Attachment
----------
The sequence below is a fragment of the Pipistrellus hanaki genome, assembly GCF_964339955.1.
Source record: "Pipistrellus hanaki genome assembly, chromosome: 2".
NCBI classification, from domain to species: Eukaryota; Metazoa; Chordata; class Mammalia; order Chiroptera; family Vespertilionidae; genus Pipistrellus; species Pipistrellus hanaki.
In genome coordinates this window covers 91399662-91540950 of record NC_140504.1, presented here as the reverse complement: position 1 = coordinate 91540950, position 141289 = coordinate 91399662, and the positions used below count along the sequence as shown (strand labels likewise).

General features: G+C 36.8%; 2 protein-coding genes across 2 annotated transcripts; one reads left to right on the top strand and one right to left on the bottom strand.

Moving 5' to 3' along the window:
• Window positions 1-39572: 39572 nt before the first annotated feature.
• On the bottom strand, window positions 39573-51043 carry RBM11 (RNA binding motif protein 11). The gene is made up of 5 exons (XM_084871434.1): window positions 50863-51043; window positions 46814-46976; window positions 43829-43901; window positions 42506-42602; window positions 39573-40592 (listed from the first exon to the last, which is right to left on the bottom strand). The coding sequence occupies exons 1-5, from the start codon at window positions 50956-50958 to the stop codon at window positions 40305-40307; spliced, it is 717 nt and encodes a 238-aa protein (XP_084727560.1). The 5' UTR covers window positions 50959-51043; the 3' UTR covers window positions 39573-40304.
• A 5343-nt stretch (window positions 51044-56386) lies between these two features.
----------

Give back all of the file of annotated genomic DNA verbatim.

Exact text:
The sequence below is a fragment of the Pipistrellus hanaki genome, assembly GCF_964339955.1.
Source record: "Pipistrellus hanaki genome assembly, chromosome: 2".
NCBI classification, from domain to species: Eukaryota; Metazoa; Chordata; class Mammalia; order Chiroptera; family Vespertilionidae; genus Pipistrellus; species Pipistrellus hanaki.
In genome coordinates this window covers 91399662-91540950 of record NC_140504.1, presented here as the reverse complement: position 1 = coordinate 91540950, position 141289 = coordinate 91399662, and the positions used below count along the sequence as shown (strand labels likewise).

General features: G+C 36.8%; 2 protein-coding genes across 2 annotated transcripts; one reads left to right on the top strand and one right to left on the bottom strand.

Moving 5' to 3' along the window:
• Window positions 1-39572: 39572 nt before the first annotated feature.
• On the bottom strand, window positions 39573-51043 carry RBM11 (RNA binding motif protein 11). The gene is made up of 5 exons (XM_084871434.1): window positions 50863-51043; window positions 46814-46976; window positions 43829-43901; window positions 42506-42602; window positions 39573-40592 (listed from the first exon to the last, which is right to left on the bottom strand). The coding sequence occupies exons 1-5, from the start codon at window positions 50956-50958 to the stop codon at window positions 40305-40307; spliced, it is 717 nt and encodes a 238-aa protein (XP_084727560.1). The 5' UTR covers window positions 50959-51043; the 3' UTR covers window positions 39573-40304.
• A 5343-nt stretch (window positions 51044-56386) lies between these two features.